Spondylitis Association of America
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Women's Health

Women can get ankylosing spondylitis (AS) and related diseases. A goal of the Spondylitis Association of America (SAA) is to educate the public and medical community that contrary to traditional belief, spondylitis is not just "a man’s disease."

In general, it takes longer for women to be diagnosed with spondylitis than it does for men. The following reasons for the difficulty in diagnosing spondylitis in women are generalizations and not to be used to judge spondylitis in ALL men vs. ALL women.

  • Some women have a mild form of the disease that may not be as easily detected as it is in men.
  • The disease may progress more slowly in women.
  • Spondylitis can affect different parts of the body (neck, peripheral joints) in women than in men (low back, spine), yet the diagnostic criterion is based on men’s symptoms.
  • Some women with spondylitis develop symptoms that resemble fibromyalgia or early rheumatoid arthritis.

The average age of onset does not differ significantly between the sexes, but spinal fusion (ankylosis) may progress more slowly in women than men. Women tend to be worse off than men are when it comes to pain and the need for drug therapy. The slower and relatively incomplete progression of spinal fusion in women can mean that it takes longer for pain to decrease as a result of spinal fusion.
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Pregnancy - Course of pregnancy and delivery
AS has no harmful effect on the course of pregnancy or on fetal well-being. The rate of miscarriage, stillbirth, and small for gestational age infants is within the limits for healthy women. Women with AS are not more prone than healthy women to get preeclampsia or come into premature labor. As a rule, pregnancies conclude at term with the delivery of live, healthy children of normal birth weight. Compared to healthy women, Cesarean section is more frequently performed in patients with AS. Inflammation or ankylosis of the sacroiliac joints is not a mechanical hindrance to giving birth. Also, hip disease or total hip replacement does not preclude normal delivery. Thus the severity of AS seems not a likely explanation for the increased rate of surgical delivery. Sometimes the obstetrician prefers to do a selective cesarean section in a woman with inflammatory joint disease. It also occurs that the anesthesiologist will not give an epidural anesthesia to a woman with AS for fear of problems due to ankylosis of the spine. These concerns can be overcome by doing an x-ray of the lumbar spine before a planned pregnancy so the doctors taking care of the delivery know what to expect.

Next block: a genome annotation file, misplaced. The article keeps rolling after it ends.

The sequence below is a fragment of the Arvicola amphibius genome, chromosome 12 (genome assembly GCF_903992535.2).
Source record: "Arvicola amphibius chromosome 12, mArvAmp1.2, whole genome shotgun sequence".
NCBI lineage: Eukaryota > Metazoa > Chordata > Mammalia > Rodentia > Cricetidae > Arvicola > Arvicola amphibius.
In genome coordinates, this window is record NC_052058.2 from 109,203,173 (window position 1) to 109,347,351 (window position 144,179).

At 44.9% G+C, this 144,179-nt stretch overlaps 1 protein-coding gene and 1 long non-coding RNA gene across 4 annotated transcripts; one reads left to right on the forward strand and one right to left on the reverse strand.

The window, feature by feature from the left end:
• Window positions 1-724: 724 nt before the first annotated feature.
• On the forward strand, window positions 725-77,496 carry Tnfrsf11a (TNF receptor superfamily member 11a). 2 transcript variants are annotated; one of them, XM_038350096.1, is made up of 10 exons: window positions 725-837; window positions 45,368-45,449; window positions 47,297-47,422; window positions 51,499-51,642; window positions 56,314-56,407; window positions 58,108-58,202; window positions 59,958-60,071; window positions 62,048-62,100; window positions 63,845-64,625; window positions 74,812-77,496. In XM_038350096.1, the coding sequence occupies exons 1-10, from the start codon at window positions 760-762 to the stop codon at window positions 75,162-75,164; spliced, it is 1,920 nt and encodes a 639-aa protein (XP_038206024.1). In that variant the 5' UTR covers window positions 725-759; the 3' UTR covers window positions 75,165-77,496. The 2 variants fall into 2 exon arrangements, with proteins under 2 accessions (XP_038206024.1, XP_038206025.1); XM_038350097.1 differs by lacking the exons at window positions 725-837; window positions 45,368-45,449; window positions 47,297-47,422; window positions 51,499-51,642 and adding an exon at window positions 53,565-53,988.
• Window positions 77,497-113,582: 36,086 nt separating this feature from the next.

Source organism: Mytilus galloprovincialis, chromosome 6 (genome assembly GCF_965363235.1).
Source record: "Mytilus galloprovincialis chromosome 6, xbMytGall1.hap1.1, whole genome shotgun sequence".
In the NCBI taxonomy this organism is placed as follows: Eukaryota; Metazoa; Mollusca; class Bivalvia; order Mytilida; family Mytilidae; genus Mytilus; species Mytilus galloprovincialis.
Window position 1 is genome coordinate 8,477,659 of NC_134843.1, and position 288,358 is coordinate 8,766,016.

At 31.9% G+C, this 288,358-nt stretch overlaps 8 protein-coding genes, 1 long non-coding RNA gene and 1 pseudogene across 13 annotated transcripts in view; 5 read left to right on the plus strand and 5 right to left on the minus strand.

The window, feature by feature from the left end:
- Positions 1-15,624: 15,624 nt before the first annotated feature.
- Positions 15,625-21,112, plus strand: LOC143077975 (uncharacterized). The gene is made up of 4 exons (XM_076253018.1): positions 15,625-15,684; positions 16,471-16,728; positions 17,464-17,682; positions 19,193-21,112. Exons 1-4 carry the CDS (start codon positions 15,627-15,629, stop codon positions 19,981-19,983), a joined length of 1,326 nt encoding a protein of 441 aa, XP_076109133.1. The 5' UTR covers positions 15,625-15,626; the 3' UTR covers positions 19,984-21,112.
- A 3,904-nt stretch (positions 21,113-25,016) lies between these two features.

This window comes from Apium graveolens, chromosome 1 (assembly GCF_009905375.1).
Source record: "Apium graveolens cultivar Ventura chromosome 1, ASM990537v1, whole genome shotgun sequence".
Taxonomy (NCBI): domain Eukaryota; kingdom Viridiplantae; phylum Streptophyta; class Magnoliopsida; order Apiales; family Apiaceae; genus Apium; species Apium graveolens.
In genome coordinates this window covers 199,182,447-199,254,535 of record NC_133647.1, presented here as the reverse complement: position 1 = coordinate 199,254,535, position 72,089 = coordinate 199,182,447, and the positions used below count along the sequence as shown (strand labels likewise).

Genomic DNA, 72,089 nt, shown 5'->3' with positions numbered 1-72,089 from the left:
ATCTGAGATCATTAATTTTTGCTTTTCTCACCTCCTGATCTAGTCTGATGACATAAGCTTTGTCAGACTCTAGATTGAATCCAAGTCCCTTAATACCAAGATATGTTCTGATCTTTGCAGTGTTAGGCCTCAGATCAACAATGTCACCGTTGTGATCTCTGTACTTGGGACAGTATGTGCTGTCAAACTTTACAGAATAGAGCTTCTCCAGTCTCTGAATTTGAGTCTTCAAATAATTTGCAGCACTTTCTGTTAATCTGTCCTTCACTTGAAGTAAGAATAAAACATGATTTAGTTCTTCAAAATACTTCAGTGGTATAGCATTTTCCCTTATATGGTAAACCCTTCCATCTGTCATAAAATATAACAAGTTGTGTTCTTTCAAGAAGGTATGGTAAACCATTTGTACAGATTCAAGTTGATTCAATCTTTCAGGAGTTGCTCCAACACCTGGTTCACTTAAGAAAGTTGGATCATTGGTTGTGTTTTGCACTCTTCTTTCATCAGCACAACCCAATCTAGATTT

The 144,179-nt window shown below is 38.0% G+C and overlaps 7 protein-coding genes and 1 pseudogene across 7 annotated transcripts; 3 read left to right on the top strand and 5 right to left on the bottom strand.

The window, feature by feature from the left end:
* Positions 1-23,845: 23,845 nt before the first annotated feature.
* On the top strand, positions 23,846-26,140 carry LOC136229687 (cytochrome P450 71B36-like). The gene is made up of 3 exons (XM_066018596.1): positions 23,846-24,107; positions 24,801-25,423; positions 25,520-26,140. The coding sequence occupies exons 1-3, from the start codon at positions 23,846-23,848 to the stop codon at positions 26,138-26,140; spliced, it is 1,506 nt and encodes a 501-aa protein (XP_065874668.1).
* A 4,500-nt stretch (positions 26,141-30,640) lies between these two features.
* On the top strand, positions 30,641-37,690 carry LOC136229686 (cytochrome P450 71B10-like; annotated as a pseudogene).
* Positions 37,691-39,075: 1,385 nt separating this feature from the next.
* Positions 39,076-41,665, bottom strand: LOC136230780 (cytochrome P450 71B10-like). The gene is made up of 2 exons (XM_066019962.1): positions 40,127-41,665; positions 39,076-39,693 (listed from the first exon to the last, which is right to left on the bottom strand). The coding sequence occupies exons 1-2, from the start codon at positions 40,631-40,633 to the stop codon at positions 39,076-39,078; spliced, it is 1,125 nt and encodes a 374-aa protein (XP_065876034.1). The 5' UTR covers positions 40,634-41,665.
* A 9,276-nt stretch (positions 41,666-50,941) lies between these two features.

Pregnancy - Drug treatment during pregnancy and lactation
Patients with spondylitis frequently have active arthritis at some stage of pregnancy. For the patient who has active arthritis in one or a limited number of joints, intra-articular steroid injection(s) can be very useful. In patients with AS, analgesics like acetaminophen or low dose corticosteroids are frequently insufficient in controlling the often marked nocturnal pain and the morning stiffness of the spine. NSAIDs are more effective in this respect. NSAIDs can be used in the first half of gestation since there is no indication that salicylates, phenylbutazone, indomethacin, fenoprofen, ibuprofen, ketoprofen, naproxen, diclofenac, mefenamic acid and piroxicam do harm to the developing fetus. At present, we do not know whether this is also true for the new, so-called COX2-inhibitors. They should therefore be stopped at the start of pregnancy. However, NSAIDs can have adverse effects on the fetus when given during the last eight weeks of pregnancy. They can constrict a small blood vessel that bypasses the lung in fetal life and also impair renal function of the fetus. Side effects can be avoided when the NSAID is withdrawn eight weeks before delivery or development of side effects in the fetus is monitored by repeated ultrasonography. Both side effects resolve within 24 hours after withdrawal of the drug. Most traditional NSAIDs can be taken during lactation, as only very small amounts are secreted into breast milk. Newer selective COX-2 inhibitors, such as Celebrex and Bextra, must be avoided because of lack of investigation in the nursing child.